Samuel K. Peahu Sr. (1894-1975), one of Kauai’s very first tour drivers, was born in Waimea, Kauai, and was originally named Kamuela Kahinu Pokipala, but later settled on the first name Samuel and the surname Peahu, the name of his adopted mother.
Yet, whenever he was asked, “What’s your name?’” he would introduce himself without fail as “Kamuelakahinupokipalapeahu,” and after pausing for what he’d said to sink in, he would smile broadly and say — “Sam for short.”
Sam got his start in driving during the early 1900s by hauling goods and equipment in a two-mule team wagon for Waimea Stables, and around 1911, when Waimea Stables bought two Mitchell touring cars, Sam became a taxi driver for the company.
His career as a tour driver began in 1915, at a time when Kauai’s roads were typically either dusty or muddy and not one foot of its roadways had been paved.
Those unpaved roads sometimes got so mired that travelers even had to occasionally resort to horseback or horse-drawn carriages.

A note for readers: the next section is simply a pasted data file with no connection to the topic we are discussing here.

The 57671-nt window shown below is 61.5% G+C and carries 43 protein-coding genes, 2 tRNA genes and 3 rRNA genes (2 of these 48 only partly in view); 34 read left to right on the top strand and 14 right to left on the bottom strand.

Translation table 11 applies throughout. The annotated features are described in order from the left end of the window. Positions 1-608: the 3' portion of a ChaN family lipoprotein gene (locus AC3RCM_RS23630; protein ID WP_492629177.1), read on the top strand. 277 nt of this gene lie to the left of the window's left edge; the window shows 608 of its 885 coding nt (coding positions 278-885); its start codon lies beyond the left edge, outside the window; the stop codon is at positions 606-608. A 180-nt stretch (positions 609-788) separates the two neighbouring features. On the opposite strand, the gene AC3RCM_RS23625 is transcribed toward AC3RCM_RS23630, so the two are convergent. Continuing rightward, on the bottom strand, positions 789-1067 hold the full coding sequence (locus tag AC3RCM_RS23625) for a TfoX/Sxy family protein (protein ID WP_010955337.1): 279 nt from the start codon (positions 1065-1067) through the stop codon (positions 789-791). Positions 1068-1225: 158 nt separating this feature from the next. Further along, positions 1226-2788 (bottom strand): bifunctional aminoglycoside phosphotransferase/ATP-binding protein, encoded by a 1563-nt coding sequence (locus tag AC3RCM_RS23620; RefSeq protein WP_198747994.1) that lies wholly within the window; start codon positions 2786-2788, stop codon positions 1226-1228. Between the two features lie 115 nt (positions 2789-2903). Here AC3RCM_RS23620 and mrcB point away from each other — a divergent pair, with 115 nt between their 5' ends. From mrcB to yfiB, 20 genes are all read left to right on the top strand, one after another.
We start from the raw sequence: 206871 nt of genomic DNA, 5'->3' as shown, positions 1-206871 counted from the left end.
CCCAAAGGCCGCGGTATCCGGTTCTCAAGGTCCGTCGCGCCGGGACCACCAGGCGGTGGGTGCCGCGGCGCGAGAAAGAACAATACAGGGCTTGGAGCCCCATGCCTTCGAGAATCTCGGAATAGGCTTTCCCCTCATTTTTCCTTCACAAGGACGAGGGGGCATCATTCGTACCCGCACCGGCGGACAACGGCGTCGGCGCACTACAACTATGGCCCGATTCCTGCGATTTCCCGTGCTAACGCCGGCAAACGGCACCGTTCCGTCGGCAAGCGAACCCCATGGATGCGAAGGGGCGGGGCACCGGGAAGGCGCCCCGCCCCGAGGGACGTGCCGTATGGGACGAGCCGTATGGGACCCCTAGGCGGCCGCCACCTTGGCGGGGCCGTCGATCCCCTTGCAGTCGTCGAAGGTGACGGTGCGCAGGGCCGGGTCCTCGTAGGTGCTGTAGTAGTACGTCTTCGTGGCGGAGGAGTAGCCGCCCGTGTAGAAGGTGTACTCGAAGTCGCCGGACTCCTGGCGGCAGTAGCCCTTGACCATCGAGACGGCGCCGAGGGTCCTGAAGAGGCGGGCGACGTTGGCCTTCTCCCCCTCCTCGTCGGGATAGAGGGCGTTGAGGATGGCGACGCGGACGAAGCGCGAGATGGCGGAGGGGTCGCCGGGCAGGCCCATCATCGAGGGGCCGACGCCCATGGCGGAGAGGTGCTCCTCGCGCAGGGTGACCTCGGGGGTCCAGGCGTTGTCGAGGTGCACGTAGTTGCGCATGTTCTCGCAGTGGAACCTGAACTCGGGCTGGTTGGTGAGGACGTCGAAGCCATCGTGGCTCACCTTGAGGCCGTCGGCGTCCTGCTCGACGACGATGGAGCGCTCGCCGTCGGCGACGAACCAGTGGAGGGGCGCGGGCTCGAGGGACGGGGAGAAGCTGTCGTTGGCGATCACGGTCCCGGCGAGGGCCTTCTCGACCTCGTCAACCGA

However, the situation improved considerably in 1920, when a paved roadway encircling Kauai from Haena to Mana was completed under the direction of county engineer Joseph Hughes Moragne.
Sam’s workday in the early years began at 2 a.m., when the Honolulu streamer arrived off Kalapaki Bay.
When the tourists reached the landing by longboat, he would introduce himself as Kamuelakahinupokipalapeahu, and with a smile on his face and with his trademark lauhala hat atop his head, he would sing for them with his ukulele, drape them with leis, and suggest an itinerary before driving them to the old Lihue Hotel on Rice Street, where he’d pick them up later for sightseeing tours.
For nearly half a century, Sam Peahu Sr. made thousands of tourists happy on his Kauai island tours, not merely by showing them the sights, but by also sharing a wealth of Hawaiian legends, stories, songs and jokes about the Garden Island.
He was survived by his wife Daisy, sons Samuel Jr. and Roland, and five daughters: Elizabeth Peahu, Lani Schumacher, Verdelle Souza, Daisy Stinson and Laola Rapozo.
Hank Soboleski has been a resident of Kauai since the 1960s. Hank’s love of the island and its history has inspired him, in conjunction with The Garden Island Newspaper, to share the island’s history weekly. The collection of these articles can be found here: https://bit.ly/2IfbxL9 and here https://bit.ly/2STw9gi Hank can be reached at firstname.lastname@example.org.